An Animated Son of Liberty

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J. Walter McGinty
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About The Author

After a brief career in accountancy, the author, J. Walter McGinty, repared for the ministry of the Church of Scotland at the University of Glasgow, when spent thirty-five years as a Parish Minister. A 'late-developer', he went on to acquire a B.A. in History, at the Open University, in 1975, and a Ph.D. at the University of Strathclyde, in 1995.

In 2003, his Robert Burns and Religion, was published by Ashgate. It was during a twelve year stint as a lay-governor at the University of Paisley (now the University of the West of Scotland), that he became more aware of the significance of John Witherspoon, and began the research that led to this book. Research both in Scotland and at Princeton revealed the huge contribution of Witherspoon to education, politics and the church.

This book examines in detail his lectures on Eloquence (Rhetoric), Divinity, and Moral Philosophy at the College of New Jersey, considers his work as an Educationalist, and as a Congressman, and also looks at the contribution he made to encouraging emigration from Scotland to America. It analyses the pamphlets, speeches, sermons, newspaper articles and personal papers that reveal much about this man. It shows how Witherspoon helped create the ecclesiastical structures for the Presbyterian Church in America, and most importantly, how he helped lay the political foundations for the young Republic as it made its way towards Independence.

About The Book

This is an account of a leading 18th century Scottish churchman, the Reverend John Witherspoon. His already colourful and eventful life took an unusual turn when in 1768, as a Minister of the Church of Scotland in a Paisley parish, he was persuaded to accept the office of President of the College of New Jersey, now Princeton University. Within a year of taking up this academic post, he became involved in the Colonies' struggle for Independence. He was elected to Congress in 1775 and in 1776 was the only clergyman to sign the Declaration of Independence.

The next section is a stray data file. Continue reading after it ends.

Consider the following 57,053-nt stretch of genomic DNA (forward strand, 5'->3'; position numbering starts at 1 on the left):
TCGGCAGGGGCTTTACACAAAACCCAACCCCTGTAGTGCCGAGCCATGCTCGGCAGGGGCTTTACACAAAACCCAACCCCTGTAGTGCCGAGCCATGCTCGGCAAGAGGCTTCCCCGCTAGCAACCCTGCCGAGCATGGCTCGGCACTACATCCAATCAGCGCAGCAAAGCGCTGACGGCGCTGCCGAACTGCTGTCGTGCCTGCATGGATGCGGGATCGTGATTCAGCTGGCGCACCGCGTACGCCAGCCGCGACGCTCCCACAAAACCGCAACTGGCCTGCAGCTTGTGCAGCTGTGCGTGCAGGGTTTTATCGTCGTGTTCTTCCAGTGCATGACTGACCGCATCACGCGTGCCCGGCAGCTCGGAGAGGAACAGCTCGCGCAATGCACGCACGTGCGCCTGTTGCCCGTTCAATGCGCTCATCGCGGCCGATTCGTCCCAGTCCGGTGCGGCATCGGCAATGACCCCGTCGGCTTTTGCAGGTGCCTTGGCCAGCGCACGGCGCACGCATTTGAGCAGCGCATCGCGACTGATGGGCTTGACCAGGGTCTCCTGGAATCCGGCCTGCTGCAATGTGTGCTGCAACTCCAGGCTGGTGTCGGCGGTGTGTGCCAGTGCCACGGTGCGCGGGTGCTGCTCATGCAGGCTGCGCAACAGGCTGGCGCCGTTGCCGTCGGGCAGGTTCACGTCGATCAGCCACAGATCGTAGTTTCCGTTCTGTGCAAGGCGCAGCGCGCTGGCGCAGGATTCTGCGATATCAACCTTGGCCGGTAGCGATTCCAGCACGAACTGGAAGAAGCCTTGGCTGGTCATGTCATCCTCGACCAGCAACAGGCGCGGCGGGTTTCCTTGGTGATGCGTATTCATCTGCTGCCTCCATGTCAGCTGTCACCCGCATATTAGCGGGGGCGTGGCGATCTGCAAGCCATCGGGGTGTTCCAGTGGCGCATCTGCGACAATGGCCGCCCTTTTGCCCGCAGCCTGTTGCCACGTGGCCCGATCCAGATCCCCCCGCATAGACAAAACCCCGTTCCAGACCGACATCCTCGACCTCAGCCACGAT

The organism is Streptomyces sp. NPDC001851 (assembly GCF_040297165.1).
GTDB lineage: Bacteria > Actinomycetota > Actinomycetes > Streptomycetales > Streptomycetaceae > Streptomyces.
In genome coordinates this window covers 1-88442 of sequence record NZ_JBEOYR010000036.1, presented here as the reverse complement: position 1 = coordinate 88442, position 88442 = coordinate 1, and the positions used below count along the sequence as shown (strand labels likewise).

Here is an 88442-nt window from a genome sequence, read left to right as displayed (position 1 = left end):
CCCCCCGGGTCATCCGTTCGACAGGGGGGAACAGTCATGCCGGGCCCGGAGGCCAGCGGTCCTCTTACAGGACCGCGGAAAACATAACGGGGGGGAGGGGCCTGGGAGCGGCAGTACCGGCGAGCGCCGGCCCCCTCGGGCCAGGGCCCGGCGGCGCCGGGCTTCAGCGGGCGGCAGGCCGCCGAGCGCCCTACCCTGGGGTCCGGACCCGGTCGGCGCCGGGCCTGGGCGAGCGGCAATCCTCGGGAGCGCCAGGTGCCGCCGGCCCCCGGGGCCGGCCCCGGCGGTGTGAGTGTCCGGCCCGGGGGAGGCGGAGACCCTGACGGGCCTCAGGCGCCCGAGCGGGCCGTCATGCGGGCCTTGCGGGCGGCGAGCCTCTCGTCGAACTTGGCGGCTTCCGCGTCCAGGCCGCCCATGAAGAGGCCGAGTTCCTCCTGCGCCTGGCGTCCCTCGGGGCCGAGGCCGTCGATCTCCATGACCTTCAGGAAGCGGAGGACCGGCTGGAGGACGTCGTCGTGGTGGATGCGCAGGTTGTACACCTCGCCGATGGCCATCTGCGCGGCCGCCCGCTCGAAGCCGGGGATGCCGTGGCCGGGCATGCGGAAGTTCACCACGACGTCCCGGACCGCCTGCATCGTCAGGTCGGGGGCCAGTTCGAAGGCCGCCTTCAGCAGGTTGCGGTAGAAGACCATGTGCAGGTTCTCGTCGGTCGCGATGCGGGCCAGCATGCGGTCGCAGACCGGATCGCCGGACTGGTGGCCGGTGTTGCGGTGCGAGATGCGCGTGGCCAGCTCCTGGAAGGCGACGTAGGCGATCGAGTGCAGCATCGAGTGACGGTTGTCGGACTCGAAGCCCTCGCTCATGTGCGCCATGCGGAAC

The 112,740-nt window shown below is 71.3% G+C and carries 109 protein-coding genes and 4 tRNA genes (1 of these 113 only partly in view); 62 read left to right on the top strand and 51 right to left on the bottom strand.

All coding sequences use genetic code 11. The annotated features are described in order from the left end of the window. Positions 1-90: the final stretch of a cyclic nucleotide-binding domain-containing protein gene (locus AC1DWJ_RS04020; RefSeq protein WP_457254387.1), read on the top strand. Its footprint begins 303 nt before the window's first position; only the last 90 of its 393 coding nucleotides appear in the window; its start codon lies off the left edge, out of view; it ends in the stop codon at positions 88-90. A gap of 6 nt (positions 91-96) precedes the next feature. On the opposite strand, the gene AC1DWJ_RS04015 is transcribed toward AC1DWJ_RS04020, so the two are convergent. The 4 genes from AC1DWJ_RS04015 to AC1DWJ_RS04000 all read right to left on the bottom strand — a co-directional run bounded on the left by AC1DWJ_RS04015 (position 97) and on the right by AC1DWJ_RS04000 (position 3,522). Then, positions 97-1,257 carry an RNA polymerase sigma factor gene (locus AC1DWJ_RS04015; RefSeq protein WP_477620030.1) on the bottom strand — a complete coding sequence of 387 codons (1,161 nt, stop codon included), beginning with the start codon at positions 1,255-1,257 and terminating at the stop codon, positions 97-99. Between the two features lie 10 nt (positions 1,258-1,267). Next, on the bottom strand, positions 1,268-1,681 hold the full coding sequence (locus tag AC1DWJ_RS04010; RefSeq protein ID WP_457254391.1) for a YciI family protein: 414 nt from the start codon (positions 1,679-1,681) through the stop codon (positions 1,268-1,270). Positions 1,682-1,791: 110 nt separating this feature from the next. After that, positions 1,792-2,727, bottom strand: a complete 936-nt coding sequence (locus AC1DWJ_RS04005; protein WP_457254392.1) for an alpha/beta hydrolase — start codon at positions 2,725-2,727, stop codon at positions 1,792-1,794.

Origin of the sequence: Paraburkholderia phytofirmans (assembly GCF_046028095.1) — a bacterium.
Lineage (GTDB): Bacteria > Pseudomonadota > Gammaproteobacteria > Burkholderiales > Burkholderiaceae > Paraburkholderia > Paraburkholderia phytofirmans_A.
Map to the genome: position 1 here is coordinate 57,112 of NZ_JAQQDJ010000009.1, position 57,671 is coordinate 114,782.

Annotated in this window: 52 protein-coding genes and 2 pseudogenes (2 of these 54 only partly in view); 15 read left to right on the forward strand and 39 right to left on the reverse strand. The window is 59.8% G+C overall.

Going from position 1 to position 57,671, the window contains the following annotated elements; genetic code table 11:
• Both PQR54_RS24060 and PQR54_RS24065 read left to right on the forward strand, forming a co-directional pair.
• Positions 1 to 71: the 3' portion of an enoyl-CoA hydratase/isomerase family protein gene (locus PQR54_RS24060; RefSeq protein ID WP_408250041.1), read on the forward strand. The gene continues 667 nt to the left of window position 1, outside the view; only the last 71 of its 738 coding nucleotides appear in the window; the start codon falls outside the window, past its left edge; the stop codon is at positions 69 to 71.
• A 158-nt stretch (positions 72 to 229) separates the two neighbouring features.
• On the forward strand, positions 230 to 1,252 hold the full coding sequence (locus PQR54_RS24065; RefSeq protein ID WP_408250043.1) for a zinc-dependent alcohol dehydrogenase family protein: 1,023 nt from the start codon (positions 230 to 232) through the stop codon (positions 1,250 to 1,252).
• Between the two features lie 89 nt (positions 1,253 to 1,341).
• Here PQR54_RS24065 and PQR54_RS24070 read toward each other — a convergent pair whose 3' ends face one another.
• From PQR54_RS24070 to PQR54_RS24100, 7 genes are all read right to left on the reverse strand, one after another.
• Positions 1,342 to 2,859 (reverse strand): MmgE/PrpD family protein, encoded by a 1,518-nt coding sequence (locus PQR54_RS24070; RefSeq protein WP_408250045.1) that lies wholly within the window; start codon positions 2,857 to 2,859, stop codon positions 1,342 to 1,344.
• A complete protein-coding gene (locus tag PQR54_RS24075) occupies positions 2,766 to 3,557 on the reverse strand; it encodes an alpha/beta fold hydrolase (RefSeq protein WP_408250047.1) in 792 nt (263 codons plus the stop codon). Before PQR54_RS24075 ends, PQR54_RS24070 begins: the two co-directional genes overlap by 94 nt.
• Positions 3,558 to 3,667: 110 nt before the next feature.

During his time of office as a Congressman, he served on over one hundred and twenty Congressional Committees and occupied key positions on both the Board of War and the Foreign Affairs Committee. He had a hand in drafting two of the foundation documents of the thirteen United States: the Articles of Confederation and the Declaration of Independence. Later, he was to provide the Instructions to the United States Delegates at the Paris Peace Conference in 1783.

He was only prevented from participating in the Constitutional Convention which resulted in the production of the Constitution of the United States of America in 1789, because he had been already commissioned by the Presbyterian Church in America to Chair the Committee that was to produce its Confession of Faith and Books of Church Order and Discipline.

Witherspoon transformed the College of New Jersey by broadening its curriculum to offer courses that would provide a substantial education for any one preparing for any of the Professions, or to engage in public life. He was a colleague of the first four Presidents of the USA: Washington, Adams, Jefferson and Madison (teaching Madison for four years and also Aaron Burr, who became a Vice-President). He was branded as a traitor by Britain, but won huge respect in America. This is a long-awaited biography giving a unique insight to interesting aspects of an important age.